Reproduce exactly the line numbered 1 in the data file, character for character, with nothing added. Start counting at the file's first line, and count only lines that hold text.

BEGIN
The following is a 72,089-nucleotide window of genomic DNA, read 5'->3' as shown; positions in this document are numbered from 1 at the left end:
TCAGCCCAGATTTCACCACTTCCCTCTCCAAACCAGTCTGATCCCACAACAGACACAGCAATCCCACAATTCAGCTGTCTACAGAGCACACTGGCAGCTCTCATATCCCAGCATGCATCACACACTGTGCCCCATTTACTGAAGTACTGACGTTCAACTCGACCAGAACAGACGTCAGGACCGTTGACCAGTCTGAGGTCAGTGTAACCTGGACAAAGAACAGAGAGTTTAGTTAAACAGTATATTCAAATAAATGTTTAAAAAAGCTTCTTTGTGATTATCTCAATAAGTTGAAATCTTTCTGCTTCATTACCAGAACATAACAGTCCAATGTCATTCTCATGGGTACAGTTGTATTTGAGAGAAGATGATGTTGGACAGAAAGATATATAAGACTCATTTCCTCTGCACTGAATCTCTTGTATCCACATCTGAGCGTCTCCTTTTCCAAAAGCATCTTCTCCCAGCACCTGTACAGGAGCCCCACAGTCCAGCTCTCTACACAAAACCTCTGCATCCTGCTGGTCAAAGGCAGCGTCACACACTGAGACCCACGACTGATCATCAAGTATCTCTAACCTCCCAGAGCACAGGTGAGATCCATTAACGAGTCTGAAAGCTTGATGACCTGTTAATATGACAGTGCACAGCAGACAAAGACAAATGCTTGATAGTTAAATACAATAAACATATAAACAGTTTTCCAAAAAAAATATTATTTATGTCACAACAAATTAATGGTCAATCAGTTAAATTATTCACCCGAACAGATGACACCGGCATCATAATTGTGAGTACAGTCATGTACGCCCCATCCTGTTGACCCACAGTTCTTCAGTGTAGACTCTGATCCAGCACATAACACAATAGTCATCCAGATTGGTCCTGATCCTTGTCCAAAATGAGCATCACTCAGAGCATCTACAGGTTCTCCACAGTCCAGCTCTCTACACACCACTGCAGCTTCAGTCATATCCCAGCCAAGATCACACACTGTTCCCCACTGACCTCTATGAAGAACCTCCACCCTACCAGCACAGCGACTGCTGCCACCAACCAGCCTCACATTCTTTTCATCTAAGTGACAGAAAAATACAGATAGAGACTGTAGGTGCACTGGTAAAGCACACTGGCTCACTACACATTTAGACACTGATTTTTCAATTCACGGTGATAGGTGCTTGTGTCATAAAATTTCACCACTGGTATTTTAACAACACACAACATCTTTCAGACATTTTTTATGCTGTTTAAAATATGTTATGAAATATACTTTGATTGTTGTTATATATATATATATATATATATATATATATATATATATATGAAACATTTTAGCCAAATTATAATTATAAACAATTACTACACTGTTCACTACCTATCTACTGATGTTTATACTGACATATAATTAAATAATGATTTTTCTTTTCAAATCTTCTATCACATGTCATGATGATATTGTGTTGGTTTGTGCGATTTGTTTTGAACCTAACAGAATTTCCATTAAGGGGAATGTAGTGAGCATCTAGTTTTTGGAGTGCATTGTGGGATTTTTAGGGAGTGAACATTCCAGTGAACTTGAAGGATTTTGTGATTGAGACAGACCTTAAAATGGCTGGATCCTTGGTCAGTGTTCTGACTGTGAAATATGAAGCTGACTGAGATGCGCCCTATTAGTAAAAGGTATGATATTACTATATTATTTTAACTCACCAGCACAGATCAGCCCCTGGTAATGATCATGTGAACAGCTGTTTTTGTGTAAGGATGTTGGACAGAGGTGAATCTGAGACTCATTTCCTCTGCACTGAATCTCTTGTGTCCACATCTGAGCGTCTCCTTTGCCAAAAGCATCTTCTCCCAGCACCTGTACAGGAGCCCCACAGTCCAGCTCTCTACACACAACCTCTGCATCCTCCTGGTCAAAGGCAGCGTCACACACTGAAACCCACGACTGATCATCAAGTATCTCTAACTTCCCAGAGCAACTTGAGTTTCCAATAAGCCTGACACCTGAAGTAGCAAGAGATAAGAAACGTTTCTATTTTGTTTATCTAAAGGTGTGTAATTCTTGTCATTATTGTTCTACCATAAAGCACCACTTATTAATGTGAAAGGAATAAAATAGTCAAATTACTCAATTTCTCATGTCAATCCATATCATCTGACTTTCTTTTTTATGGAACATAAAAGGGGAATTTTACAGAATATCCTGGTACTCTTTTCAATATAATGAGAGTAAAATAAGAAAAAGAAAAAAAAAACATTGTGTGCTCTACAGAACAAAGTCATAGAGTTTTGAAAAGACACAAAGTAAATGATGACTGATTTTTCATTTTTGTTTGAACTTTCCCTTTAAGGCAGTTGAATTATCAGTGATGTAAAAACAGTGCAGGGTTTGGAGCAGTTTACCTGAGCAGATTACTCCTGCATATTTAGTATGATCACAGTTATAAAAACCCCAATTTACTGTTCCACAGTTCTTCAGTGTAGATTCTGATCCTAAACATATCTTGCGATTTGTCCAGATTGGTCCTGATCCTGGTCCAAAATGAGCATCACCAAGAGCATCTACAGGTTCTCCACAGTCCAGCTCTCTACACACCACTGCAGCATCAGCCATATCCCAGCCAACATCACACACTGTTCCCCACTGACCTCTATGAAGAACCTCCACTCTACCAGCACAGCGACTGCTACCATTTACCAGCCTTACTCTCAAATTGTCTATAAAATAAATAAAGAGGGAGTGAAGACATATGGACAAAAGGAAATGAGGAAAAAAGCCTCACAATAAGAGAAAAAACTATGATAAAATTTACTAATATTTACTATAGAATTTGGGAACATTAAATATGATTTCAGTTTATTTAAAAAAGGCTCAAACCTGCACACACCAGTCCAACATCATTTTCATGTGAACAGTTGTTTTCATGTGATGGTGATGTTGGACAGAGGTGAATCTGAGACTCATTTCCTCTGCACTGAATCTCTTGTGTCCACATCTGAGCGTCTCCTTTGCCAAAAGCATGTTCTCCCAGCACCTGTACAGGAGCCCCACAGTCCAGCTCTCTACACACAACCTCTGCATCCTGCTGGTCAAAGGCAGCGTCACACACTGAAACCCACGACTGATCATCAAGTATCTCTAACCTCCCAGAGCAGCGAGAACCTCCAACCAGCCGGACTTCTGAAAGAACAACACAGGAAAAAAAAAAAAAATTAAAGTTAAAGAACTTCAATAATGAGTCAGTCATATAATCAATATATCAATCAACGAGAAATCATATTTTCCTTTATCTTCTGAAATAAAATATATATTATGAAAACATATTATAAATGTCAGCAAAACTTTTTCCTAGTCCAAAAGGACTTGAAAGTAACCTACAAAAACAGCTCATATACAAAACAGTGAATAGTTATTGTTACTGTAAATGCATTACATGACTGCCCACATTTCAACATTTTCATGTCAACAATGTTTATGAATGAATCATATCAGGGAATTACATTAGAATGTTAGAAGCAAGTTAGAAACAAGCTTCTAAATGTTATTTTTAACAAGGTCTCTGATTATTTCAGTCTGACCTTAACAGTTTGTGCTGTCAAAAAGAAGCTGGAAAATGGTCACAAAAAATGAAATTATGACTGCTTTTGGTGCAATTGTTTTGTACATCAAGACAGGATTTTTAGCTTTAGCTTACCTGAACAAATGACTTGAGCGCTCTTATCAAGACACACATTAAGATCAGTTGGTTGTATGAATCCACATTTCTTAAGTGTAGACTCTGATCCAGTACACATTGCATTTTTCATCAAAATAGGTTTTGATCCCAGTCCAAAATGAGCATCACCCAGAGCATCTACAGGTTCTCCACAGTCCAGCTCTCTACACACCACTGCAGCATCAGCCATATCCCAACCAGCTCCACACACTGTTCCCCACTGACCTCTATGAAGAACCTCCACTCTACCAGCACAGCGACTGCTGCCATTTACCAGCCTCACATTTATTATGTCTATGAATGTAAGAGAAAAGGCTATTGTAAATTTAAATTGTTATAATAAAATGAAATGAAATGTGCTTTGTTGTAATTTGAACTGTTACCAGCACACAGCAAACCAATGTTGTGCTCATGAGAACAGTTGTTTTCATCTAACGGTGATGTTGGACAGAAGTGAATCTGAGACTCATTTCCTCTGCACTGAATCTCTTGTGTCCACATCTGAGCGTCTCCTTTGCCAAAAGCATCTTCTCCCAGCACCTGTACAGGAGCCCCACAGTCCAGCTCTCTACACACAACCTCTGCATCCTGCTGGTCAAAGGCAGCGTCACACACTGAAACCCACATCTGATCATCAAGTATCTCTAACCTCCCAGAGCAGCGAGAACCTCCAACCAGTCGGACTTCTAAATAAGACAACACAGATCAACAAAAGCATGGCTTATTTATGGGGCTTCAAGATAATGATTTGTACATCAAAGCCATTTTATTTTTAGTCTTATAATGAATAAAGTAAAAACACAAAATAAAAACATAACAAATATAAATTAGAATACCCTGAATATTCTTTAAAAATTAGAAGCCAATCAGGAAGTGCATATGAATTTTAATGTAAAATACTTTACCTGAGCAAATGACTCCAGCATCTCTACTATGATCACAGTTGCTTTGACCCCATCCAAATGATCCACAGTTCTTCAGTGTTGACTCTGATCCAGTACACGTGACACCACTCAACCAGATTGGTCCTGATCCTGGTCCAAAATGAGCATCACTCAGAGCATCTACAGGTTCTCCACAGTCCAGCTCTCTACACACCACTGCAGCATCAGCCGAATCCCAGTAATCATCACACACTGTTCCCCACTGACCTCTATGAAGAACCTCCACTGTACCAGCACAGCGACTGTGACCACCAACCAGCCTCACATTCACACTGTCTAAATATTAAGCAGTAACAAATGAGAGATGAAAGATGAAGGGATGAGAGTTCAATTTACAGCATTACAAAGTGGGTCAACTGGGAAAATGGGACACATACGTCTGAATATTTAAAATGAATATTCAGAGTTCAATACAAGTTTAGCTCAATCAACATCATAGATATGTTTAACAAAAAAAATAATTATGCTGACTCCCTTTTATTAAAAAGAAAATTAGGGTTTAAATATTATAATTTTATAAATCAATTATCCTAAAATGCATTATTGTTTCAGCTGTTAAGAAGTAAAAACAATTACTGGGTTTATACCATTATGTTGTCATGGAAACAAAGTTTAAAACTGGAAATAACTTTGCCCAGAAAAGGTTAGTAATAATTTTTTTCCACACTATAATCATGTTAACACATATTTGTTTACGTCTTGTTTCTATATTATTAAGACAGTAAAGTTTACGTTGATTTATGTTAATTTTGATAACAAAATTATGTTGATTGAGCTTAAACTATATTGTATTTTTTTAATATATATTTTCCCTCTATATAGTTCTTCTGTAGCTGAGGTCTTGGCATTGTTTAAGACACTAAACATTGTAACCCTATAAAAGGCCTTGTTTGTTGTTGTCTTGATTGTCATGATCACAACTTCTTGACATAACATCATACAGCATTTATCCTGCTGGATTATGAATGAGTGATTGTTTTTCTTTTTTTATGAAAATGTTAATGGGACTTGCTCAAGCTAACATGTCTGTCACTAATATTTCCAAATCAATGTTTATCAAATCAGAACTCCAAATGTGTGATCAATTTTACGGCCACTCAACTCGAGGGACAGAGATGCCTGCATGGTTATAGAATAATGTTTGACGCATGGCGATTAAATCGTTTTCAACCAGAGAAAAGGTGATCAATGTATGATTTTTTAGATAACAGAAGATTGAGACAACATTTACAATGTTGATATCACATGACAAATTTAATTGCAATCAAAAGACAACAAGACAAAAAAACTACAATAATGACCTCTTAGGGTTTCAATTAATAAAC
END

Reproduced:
The following is a 72,089-nucleotide window of genomic DNA, read 5'->3' as shown; positions in this document are numbered from 1 at the left end: